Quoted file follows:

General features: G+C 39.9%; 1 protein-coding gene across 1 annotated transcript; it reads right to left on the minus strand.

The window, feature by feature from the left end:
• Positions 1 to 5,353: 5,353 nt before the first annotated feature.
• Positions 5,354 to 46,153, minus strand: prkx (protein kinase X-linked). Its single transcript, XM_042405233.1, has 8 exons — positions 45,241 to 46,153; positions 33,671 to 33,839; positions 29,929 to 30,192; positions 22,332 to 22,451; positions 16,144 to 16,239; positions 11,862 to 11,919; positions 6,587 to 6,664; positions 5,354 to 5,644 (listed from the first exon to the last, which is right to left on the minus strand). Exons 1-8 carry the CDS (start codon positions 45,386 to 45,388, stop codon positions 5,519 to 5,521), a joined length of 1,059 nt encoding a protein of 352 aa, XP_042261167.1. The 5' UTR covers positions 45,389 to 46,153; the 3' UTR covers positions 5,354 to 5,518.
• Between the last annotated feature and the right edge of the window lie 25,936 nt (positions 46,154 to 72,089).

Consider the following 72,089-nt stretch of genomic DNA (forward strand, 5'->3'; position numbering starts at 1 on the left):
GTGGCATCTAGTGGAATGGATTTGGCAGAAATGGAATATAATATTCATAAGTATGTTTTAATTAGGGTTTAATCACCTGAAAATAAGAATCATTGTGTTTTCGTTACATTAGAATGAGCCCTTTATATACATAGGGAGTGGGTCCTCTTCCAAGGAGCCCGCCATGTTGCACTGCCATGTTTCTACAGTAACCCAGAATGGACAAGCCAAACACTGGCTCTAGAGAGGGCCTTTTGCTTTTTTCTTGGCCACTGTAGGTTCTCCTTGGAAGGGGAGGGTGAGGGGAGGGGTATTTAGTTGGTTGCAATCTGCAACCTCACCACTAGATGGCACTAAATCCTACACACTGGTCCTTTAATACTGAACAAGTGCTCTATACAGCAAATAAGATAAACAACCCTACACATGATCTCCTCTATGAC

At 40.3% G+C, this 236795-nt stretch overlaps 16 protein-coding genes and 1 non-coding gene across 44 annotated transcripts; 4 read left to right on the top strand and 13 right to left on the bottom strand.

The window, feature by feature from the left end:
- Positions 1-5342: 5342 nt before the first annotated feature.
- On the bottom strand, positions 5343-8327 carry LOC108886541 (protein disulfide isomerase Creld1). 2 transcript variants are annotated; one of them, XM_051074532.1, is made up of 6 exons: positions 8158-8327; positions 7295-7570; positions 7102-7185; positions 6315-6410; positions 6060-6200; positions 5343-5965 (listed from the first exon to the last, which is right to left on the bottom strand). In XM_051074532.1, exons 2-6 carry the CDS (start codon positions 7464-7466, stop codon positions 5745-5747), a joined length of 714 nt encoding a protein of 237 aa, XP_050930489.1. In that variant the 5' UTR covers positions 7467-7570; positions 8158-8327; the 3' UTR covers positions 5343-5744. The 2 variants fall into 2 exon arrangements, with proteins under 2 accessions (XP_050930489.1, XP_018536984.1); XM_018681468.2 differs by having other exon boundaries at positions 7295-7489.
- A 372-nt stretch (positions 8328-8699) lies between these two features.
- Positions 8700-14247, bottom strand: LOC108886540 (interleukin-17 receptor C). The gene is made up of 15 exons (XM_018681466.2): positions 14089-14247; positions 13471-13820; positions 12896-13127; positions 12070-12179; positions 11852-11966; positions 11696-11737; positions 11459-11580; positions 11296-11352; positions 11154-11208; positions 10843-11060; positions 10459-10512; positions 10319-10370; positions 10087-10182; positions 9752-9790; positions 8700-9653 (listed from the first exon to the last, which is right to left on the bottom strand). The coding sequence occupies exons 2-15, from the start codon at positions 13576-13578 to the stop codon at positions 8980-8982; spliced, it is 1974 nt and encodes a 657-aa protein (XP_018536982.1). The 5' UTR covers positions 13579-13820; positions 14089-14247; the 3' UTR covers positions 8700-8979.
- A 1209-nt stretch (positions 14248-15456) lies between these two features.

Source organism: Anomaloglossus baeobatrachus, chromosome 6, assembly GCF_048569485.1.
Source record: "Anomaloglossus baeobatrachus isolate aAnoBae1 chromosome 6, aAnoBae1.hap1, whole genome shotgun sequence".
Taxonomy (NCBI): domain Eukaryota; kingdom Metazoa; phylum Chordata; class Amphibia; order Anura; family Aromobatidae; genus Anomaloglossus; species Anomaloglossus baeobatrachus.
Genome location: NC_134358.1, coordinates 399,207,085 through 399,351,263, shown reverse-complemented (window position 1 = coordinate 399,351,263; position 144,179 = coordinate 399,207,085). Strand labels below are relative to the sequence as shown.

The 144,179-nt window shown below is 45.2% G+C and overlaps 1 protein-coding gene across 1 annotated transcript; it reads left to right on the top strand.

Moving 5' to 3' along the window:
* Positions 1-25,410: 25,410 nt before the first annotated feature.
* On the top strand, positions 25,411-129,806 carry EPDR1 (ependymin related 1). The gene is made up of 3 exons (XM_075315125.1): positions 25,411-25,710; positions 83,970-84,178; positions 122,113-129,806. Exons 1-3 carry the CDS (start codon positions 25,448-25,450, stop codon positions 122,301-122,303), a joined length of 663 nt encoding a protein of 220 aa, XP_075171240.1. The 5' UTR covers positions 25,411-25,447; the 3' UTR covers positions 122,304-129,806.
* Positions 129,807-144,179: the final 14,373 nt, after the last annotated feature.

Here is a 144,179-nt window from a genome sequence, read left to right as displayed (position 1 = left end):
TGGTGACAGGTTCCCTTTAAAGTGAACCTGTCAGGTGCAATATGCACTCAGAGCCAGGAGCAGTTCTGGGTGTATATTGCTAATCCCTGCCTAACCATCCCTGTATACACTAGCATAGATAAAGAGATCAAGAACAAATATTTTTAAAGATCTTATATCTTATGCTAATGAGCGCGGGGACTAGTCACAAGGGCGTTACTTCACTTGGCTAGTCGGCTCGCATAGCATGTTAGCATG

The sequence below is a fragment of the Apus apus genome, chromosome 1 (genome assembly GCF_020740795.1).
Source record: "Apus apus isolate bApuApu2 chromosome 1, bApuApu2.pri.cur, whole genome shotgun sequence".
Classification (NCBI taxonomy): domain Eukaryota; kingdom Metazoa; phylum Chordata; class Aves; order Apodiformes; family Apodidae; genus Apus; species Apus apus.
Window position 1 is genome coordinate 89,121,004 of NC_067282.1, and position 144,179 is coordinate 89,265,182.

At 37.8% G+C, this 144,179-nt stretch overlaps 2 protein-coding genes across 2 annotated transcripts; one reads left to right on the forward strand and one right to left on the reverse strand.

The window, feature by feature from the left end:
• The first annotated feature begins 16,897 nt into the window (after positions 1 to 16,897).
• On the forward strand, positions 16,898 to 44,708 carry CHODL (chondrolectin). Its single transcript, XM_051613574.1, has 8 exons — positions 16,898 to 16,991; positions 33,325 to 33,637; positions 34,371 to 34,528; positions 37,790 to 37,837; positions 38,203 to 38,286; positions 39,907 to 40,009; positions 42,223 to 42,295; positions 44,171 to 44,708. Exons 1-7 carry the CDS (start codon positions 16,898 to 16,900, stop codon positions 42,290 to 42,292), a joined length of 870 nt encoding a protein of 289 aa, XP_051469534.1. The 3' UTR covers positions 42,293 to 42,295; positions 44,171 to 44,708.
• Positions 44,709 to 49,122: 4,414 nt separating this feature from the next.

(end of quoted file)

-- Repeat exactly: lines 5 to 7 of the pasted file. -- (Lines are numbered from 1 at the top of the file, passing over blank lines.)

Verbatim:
• Between the last annotated feature and the right edge of the window lie 25,936 nt (positions 46,154 to 72,089).

Consider the following 72,089-nt stretch of genomic DNA (forward strand, 5'->3'; position numbering starts at 1 on the left):
GTGGCATCTAGTGGAATGGATTTGGCAGAAATGGAATATAATATTCATAAGTATGTTTTAATTAGGGTTTAATCACCTGAAAATAAGAATCATTGTGTTTTCGTTACATTAGAATGAGCCCTTTATATACATAGGGAGTGGGTCCTCTTCCAAGGAGCCCGCCATGTTGCACTGCCATGTTTCTACAGTAACCCAGAATGGACAAGCCAAACACTGGCTCTAGAGAGGGCCTTTTGCTTTTTTCTTGGCCACTGTAGGTTCTCCTTGGAAGGGGAGGGTGAGGGGAGGGGTATTTAGTTGGTTGCAATCTGCAACCTCACCACTAGATGGCACTAAATCCTACACACTGGTCCTTTAATACTGAACAAGTGCTCTATACAGCAAATAAGATAAACAACCCTACACATGATCTCCTCTATGAC